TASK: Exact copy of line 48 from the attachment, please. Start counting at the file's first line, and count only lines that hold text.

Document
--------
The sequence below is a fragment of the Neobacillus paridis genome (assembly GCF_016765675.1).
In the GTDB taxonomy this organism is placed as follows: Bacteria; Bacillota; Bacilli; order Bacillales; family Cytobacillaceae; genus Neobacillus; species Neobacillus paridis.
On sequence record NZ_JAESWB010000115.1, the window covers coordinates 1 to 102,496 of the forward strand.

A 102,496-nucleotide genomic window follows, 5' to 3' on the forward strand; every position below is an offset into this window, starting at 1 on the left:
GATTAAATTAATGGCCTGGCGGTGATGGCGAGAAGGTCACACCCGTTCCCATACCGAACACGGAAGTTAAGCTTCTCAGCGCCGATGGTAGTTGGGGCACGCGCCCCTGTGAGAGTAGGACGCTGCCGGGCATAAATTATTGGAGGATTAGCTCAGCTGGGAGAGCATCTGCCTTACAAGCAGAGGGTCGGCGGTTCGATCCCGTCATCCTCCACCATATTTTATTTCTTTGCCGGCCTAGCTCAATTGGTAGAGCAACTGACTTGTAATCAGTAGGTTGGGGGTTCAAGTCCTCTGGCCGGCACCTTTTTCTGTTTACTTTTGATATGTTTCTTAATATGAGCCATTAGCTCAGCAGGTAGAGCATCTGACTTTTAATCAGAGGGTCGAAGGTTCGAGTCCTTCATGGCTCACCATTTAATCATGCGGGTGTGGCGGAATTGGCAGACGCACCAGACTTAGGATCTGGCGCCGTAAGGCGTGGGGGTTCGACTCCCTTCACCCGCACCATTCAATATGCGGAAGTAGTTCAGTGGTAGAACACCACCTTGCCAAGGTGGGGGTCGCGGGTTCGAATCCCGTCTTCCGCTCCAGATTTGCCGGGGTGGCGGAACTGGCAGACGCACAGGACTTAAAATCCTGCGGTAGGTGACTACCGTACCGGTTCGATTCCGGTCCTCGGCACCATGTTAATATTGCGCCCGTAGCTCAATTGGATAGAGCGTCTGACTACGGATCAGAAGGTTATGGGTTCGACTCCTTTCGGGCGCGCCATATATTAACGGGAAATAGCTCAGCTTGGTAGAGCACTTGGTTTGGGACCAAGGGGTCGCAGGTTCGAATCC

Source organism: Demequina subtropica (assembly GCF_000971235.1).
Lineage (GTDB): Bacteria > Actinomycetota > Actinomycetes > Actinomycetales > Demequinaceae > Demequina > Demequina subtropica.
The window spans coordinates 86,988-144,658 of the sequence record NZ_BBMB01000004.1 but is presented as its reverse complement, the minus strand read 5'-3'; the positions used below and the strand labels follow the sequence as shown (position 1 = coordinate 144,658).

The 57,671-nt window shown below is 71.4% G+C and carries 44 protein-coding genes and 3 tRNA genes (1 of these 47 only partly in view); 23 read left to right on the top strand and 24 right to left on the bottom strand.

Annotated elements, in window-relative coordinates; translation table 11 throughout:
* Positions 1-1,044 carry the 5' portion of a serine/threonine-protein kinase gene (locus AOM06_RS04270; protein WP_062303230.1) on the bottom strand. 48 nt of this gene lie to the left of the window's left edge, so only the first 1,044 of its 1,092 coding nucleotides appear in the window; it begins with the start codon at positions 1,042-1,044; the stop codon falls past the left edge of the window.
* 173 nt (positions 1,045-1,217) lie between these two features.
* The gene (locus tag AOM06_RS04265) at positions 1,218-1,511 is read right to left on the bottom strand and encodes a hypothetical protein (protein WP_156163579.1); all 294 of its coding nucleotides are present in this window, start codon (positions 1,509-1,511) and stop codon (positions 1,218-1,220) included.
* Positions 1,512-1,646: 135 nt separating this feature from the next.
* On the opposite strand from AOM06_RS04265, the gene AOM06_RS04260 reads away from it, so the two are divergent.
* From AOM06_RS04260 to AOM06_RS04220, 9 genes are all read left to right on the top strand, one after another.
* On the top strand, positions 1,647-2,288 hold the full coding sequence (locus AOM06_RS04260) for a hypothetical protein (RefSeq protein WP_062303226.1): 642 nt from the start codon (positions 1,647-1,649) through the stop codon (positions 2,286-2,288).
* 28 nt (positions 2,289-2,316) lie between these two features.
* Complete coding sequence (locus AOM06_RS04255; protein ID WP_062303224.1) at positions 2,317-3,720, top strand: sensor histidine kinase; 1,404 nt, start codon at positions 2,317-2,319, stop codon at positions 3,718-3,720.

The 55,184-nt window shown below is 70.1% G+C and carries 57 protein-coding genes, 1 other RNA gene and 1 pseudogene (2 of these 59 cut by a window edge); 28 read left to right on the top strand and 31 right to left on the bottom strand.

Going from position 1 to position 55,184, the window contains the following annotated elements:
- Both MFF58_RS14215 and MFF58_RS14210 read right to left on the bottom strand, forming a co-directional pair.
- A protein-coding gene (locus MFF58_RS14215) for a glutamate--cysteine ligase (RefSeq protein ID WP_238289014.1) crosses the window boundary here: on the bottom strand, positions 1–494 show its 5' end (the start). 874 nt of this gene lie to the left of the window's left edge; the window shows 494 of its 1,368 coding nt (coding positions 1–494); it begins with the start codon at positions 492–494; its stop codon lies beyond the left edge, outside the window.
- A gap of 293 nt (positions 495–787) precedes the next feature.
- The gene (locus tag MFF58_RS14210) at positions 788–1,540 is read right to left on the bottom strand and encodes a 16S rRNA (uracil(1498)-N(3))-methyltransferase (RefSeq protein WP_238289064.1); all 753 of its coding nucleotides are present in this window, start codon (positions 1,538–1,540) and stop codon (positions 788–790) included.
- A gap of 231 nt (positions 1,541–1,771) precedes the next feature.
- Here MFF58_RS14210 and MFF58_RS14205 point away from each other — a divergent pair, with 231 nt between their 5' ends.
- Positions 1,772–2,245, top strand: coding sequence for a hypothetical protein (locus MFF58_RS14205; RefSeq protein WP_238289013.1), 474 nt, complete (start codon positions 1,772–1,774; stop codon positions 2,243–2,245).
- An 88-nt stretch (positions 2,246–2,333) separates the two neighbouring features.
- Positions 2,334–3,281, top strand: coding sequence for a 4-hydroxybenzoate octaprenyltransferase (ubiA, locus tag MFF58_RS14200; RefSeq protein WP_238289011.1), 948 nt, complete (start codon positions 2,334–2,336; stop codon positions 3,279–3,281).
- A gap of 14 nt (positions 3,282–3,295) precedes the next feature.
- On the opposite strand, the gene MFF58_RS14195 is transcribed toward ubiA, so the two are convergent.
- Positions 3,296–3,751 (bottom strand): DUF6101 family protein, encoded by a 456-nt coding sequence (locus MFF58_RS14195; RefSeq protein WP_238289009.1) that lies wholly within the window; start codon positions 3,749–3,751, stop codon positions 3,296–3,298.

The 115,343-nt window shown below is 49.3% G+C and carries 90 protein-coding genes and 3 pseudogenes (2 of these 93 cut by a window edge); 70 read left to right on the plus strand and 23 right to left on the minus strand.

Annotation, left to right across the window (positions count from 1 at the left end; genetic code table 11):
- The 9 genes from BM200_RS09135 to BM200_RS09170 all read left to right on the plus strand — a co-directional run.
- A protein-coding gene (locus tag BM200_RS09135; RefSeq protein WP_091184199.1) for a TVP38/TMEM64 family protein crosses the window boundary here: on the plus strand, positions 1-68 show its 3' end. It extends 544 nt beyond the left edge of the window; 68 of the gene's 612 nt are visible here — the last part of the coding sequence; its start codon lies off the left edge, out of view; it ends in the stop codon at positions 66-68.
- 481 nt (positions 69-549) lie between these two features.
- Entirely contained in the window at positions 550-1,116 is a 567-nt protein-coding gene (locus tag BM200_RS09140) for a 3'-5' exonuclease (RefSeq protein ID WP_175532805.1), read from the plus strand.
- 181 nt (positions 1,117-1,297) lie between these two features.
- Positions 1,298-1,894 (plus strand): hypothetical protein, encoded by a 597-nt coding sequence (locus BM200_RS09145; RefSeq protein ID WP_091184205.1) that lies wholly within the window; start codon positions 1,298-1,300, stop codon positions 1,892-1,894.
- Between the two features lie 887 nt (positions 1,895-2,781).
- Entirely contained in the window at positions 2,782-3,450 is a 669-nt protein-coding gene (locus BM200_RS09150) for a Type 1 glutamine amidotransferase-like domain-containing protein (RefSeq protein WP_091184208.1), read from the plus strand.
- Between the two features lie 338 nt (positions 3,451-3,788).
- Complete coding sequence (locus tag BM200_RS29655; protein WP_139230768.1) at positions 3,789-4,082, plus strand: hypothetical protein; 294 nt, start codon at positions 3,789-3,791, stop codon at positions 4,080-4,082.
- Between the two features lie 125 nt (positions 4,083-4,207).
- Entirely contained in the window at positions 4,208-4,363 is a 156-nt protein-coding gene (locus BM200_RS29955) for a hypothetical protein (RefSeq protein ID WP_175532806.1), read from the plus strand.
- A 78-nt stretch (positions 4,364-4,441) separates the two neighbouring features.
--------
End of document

- A 78-nt stretch (positions 4,364-4,441) separates the two neighbouring features.